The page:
You are designer made | Teen Life Christian Youth Articles, Daily Devotions

You are designer made

Struggling with self-image? You may be listening too much to the media, and not enough to your creator.

Today’s society views "beautiful" as ______________ (fill in the blank).

I am sure every young woman reading this article right now can come up with a whole list of physical characteristics that are deemed as beautiful or desirable based on what society says is the "ideal image".

One demonstration of this ideal image can be seen in childhood toys. Remember Barbie? She has it all. She has straight white teeth, unusually large breasts, an ultra thin waist, perfect hair, a hot boyfriend and a number of successful careers (depending on which one you buy)! Who wouldn’t want to be her, right?

However, did you know that research shows that if Barbie were a real life woman, she would have to walk on both her hands and feet because her proportions are so off?* Surprised? I wasn’t. From the time we are young and play with Barbie dolls up until now, our culture has been feeding us messages about how we should look and who we should be. It could even be said that the advertisements we see on a day-to-day basis try to assert that a certain physical appearance will result in a happier, more successful life.

How does the media do it?

The purpose of advertisements is to promote and sell products and/or lifestyles. Because of these goals to promote and sell, advertisers create visual images that distort reality and create unobtainable standards for both men and women.

A majority of what we see is airbrushed, cropped, re-touched, enhanced virtually, etc. In a matter of seconds, advertisers can transform one image into something completely different. What’s interesting is that, although these images and graphics are not real, they still have the power to shape our mindsets about who we are and who we expect ourselves, and even others, to be.

Everyone, at one time or another, has been or will be under the influence of these artificial images. Think about it for a moment. Look at the clothes you are wearing right now. Where did you get them from and what made you want to buy them? Most people, if they were being honest, would say the way they dress has been influenced by an outside source. This source could be either someone they have personally encountered (such as a peer or family member), or something they have visually taken in from the media. Now, is this necessarily wrong? Not exactly. The problem comes when we start viewing ourselves in light of the media’s standards, which are typically based upon false realities.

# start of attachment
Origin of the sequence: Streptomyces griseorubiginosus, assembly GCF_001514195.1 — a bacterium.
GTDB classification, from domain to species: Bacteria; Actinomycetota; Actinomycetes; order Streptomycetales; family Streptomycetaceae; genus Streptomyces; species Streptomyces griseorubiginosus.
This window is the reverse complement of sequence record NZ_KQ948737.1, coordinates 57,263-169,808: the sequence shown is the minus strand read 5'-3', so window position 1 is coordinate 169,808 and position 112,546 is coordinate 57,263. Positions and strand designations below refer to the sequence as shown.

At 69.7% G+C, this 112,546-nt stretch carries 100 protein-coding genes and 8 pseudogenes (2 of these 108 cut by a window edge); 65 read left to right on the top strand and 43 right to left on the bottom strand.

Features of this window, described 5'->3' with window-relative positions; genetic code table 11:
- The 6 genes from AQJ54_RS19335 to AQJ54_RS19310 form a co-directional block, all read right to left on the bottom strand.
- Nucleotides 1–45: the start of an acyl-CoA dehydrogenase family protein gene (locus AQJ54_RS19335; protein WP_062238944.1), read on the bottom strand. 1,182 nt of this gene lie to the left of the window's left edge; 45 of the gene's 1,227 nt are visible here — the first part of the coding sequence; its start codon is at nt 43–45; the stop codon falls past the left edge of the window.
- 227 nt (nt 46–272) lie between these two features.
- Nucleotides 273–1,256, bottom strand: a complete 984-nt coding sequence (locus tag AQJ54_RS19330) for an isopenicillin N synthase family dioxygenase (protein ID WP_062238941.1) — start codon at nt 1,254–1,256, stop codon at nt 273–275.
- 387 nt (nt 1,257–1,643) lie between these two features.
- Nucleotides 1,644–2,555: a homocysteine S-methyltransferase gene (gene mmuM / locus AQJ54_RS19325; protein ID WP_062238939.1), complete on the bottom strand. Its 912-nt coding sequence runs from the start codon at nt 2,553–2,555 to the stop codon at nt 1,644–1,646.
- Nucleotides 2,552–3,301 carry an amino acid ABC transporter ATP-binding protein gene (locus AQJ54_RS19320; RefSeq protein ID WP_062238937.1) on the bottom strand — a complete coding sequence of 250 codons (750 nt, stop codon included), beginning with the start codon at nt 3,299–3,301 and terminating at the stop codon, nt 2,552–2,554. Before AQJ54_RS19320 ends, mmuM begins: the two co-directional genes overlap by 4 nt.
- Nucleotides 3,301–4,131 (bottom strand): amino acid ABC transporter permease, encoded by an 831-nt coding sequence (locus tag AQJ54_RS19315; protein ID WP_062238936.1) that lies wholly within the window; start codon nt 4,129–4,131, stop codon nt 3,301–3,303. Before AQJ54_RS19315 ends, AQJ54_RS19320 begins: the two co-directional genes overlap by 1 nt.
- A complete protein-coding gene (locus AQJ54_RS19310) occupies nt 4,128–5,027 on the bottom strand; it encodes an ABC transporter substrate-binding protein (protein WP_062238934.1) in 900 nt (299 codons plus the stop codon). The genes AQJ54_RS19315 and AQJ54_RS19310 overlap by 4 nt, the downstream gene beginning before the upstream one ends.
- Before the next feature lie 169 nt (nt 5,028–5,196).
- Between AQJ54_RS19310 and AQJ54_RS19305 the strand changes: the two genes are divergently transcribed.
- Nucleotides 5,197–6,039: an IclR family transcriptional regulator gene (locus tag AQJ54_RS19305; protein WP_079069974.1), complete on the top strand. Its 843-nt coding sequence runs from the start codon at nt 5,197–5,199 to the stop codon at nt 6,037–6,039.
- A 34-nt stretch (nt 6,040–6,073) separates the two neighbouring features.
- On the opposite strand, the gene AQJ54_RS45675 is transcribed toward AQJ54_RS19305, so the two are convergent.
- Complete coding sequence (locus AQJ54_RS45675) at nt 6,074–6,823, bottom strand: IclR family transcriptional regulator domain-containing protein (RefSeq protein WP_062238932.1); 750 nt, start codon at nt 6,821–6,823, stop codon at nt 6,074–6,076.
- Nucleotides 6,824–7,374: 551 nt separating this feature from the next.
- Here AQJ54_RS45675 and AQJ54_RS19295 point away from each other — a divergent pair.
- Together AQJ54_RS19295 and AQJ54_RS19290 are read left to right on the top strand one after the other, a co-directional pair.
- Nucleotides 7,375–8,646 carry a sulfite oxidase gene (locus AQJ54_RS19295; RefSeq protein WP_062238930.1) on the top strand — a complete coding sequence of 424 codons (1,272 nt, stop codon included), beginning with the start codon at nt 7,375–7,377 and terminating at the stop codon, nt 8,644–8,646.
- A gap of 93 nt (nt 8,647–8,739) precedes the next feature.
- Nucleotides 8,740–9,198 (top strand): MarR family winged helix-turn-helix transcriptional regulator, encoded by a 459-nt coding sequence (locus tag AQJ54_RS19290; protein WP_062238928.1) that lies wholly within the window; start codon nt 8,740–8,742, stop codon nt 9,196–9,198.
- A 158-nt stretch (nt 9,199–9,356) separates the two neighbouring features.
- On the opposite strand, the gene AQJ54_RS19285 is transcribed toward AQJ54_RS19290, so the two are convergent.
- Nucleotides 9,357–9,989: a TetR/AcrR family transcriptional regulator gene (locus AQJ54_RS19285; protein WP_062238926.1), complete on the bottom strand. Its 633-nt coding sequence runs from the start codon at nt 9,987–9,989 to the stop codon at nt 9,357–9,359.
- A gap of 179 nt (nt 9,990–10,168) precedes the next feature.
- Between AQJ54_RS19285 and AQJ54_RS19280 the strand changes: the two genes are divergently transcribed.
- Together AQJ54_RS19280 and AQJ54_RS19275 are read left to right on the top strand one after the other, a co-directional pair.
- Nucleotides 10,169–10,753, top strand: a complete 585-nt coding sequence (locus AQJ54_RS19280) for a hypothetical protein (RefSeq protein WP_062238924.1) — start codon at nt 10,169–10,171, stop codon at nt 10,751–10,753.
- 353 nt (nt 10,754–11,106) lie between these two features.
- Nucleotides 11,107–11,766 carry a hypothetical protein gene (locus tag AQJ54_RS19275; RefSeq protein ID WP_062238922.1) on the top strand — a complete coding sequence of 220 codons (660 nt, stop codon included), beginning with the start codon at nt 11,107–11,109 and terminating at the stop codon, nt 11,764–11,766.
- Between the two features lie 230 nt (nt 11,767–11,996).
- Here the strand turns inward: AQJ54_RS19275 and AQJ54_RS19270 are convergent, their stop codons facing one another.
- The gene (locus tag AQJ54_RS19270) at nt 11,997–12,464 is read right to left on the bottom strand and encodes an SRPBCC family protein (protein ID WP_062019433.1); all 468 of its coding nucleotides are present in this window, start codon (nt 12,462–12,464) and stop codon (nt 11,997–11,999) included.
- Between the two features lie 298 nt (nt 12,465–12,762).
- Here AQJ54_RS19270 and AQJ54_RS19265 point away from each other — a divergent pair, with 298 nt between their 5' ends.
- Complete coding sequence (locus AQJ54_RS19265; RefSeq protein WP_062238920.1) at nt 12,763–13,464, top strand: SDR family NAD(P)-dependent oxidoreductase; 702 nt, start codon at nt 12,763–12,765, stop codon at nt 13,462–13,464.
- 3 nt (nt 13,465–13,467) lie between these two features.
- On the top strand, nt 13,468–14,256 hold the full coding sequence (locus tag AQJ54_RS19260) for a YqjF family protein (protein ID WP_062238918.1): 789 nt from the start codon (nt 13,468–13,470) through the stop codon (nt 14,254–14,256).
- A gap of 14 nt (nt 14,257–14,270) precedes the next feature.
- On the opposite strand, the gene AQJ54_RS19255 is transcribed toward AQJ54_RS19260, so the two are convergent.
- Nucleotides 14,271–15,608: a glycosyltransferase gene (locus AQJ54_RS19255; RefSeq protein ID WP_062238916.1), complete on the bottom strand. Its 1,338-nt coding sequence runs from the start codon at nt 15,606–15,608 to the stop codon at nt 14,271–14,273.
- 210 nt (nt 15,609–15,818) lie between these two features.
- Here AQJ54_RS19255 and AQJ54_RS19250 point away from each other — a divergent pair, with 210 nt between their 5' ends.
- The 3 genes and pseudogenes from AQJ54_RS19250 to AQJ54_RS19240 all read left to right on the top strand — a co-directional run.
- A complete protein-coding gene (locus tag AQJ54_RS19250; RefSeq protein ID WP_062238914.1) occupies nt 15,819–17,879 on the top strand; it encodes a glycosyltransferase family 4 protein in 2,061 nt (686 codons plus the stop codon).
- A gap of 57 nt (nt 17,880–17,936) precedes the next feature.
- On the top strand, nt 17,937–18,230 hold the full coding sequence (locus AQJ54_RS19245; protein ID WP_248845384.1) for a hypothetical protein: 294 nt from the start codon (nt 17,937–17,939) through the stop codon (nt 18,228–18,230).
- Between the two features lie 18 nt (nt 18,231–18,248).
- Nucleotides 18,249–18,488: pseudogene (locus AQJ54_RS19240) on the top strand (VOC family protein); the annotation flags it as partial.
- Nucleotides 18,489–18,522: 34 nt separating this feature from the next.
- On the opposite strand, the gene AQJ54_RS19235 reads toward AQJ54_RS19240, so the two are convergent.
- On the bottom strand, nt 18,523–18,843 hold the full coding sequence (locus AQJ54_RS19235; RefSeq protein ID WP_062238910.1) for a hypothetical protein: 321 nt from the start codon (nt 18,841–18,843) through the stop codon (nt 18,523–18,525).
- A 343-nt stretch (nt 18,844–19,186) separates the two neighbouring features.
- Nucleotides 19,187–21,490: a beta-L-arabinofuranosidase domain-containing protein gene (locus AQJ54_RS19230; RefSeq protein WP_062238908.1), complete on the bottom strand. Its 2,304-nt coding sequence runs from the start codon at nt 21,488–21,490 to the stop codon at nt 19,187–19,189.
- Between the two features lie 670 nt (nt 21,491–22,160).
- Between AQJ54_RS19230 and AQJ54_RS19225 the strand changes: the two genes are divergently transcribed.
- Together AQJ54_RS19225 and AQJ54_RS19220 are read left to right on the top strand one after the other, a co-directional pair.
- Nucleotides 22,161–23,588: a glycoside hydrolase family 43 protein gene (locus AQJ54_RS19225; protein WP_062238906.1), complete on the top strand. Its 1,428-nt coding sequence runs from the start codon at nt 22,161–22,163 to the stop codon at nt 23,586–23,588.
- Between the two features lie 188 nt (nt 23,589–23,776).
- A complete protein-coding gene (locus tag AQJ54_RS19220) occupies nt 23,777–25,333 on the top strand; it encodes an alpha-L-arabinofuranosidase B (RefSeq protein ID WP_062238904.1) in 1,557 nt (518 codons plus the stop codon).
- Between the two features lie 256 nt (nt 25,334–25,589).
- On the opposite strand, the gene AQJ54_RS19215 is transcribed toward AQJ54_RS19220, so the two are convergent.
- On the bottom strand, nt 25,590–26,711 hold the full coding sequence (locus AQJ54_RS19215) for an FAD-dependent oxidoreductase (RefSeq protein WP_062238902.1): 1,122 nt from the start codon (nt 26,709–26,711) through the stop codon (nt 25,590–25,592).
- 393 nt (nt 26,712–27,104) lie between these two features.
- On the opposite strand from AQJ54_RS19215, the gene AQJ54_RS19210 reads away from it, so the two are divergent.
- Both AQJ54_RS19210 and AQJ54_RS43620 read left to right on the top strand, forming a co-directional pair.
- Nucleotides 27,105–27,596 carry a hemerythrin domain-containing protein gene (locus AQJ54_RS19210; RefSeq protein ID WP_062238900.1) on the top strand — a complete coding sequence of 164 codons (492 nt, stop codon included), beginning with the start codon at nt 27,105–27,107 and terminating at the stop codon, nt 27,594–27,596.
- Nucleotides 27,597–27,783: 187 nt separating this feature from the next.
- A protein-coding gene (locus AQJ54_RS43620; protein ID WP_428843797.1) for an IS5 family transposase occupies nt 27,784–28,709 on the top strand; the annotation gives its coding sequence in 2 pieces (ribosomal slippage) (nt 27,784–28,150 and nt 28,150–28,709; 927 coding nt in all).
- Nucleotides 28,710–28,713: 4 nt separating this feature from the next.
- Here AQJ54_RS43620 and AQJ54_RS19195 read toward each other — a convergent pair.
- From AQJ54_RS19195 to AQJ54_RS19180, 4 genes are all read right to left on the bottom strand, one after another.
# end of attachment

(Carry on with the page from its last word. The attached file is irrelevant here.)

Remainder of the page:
The reality: My story

How can I be so certain that media and outside influences affect the way in which women view themselves? It’s because I have personally experienced it. During my freshman year in college, I struggled tremendously with my self-image. I struggled with the desire to fit-in and became consumed with looking like the other female students on campus. I began wearing what I thought would make me more fashionable like the other girls. I can clearly remember times when I would spend money carelessly, every time I went to the mall, just so I could obtain the latest styles or some of the most popular name brands.

Not only did I transform the way in which I dressed, but I also became obsessed with working out (losing a total of twenty pounds that year). To my surprise, although having a smaller body made me feel more confident in my physical appearance, I realized that I was never truly satisfied with who I was becoming. In all truth, I felt worse about myself because I was looking to clothes and a slimmer body to define me, instead of looking to God to give me an identity. It was not until I went home for Thanksgiving break, when one of my past sunday school teachers kindly reminded of my worth, that I realized my mindset was wrong.

Designer made

The truth is, it is easy to get caught up in trying to obtain a certain weight and/or size. It is difficult to not look at the models in the magazines and feel tempted to be like them or compare yourself to them. It is a challenge to accept yourself for who you are. However, there are some things you can do to lessen - or even completely eliminate - the media’s grip on your life. The following are just a few:

  1. Be more aware of the magazines you flip through. Trash the ones that tempt you to make comparisons or feel inadequate
  2. Monitor the types of movies and/or music you immerse yourself in, avoiding whatever fills your mind with harmful images
  3. Change your internal voice from negative thoughts about yourself to only positive, based on what God says about you, not what the media says

The key is realizing you have been designer made by the Ultimate Designer. When you realize this, you are acknowledging that you have worth and value that goes beyond your physical appearance. You are a girl or woman, boy or man, who is precious and honored in God’s sight (Isaiah 43:4). Every part of you - from your hair color to your personality to that laugh you can’t stand - is all part of his plan.

How do I know? Because God said it! He says you have been made fearfully and wonderfully (Psalm 139:14). The Designer has a plan that is so unique for your life (Psalm 138:8). Comparing yourself to other people and the images you see in magazines will only distract you from living the life that he designed for you even before you were born. Your job is to take hold of all he has to offer you. Enjoy every moment. Look to him, and him alone, to show you how you should live.

Come to know the truth, love the truth, and live the truth.

* Maine, M. (2000). Body wars. Carlsbad, CA: Gurze Books, LLC.